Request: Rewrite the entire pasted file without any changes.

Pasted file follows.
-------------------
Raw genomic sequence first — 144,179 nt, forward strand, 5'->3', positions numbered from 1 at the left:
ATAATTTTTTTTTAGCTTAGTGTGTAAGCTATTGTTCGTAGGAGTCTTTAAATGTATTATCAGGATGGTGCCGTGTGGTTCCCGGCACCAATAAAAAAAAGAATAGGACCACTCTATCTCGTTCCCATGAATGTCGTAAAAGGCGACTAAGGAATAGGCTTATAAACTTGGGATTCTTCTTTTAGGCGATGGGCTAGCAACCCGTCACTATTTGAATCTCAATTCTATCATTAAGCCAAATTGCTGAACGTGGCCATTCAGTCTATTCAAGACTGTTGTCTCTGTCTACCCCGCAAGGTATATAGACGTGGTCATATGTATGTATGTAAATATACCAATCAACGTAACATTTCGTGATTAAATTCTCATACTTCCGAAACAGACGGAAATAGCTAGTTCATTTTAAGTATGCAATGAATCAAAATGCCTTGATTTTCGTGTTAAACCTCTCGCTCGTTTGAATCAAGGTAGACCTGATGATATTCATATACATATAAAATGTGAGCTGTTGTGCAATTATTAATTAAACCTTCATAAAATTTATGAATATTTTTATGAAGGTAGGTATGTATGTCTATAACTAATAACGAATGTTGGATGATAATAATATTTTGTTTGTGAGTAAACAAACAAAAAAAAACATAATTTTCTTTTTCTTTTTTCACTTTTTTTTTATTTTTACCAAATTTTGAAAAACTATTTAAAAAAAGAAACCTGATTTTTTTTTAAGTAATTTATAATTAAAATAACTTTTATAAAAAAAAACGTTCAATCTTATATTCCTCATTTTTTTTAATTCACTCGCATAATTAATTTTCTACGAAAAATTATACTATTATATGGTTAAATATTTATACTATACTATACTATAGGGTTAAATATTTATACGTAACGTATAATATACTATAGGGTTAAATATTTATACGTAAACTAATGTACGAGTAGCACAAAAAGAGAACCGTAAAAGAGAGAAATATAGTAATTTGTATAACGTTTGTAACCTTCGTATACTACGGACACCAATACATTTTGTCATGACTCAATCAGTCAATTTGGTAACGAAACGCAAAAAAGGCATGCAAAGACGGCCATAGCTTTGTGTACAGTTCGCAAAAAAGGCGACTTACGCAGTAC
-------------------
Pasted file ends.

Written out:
Raw genomic sequence first — 144,179 nt, forward strand, 5'->3', positions numbered from 1 at the left:
ATAATTTTTTTTTAGCTTAGTGTGTAAGCTATTGTTCGTAGGAGTCTTTAAATGTATTATCAGGATGGTGCCGTGTGGTTCCCGGCACCAATAAAAAAAAGAATAGGACCACTCTATCTCGTTCCCATGAATGTCGTAAAAGGCGACTAAGGAATAGGCTTATAAACTTGGGATTCTTCTTTTAGGCGATGGGCTAGCAACCCGTCACTATTTGAATCTCAATTCTATCATTAAGCCAAATTGCTGAACGTGGCCATTCAGTCTATTCAAGACTGTTGTCTCTGTCTACCCCGCAAGGTATATAGACGTGGTCATATGTATGTATGTAAATATACCAATCAACGTAACATTTCGTGATTAAATTCTCATACTTCCGAAACAGACGGAAATAGCTAGTTCATTTTAAGTATGCAATGAATCAAAATGCCTTGATTTTCGTGTTAAACCTCTCGCTCGTTTGAATCAAGGTAGACCTGATGATATTCATATACATATAAAATGTGAGCTGTTGTGCAATTATTAATTAAACCTTCATAAAATTTATGAATATTTTTATGAAGGTAGGTATGTATGTCTATAACTAATAACGAATGTTGGATGATAATAATATTTTGTTTGTGAGTAAACAAACAAAAAAAAACATAATTTTCTTTTTCTTTTTTCACTTTTTTTTTATTTTTACCAAATTTTGAAAAACTATTTAAAAAAAGAAACCTGATTTTTTTTTAAGTAATTTATAATTAAAATAACTTTTATAAAAAAAAACGTTCAATCTTATATTCCTCATTTTTTTTAATTCACTCGCATAATTAATTTTCTACGAAAAATTATACTATTATATGGTTAAATATTTATACTATACTATACTATAGGGTTAAATATTTATACGTAACGTATAATATACTATAGGGTTAAATATTTATACGTAAACTAATGTACGAGTAGCACAAAAAGAGAACCGTAAAAGAGAGAAATATAGTAATTTGTATAACGTTTGTAACCTTCGTATACTACGGACACCAATACATTTTGTCATGACTCAATCAGTCAATTTGGTAACGAAACGCAAAAAAGGCATGCAAAGACGGCCATAGCTTTGTGTACAGTTCGCAAAAAAGGCGACTTACGCAGTAC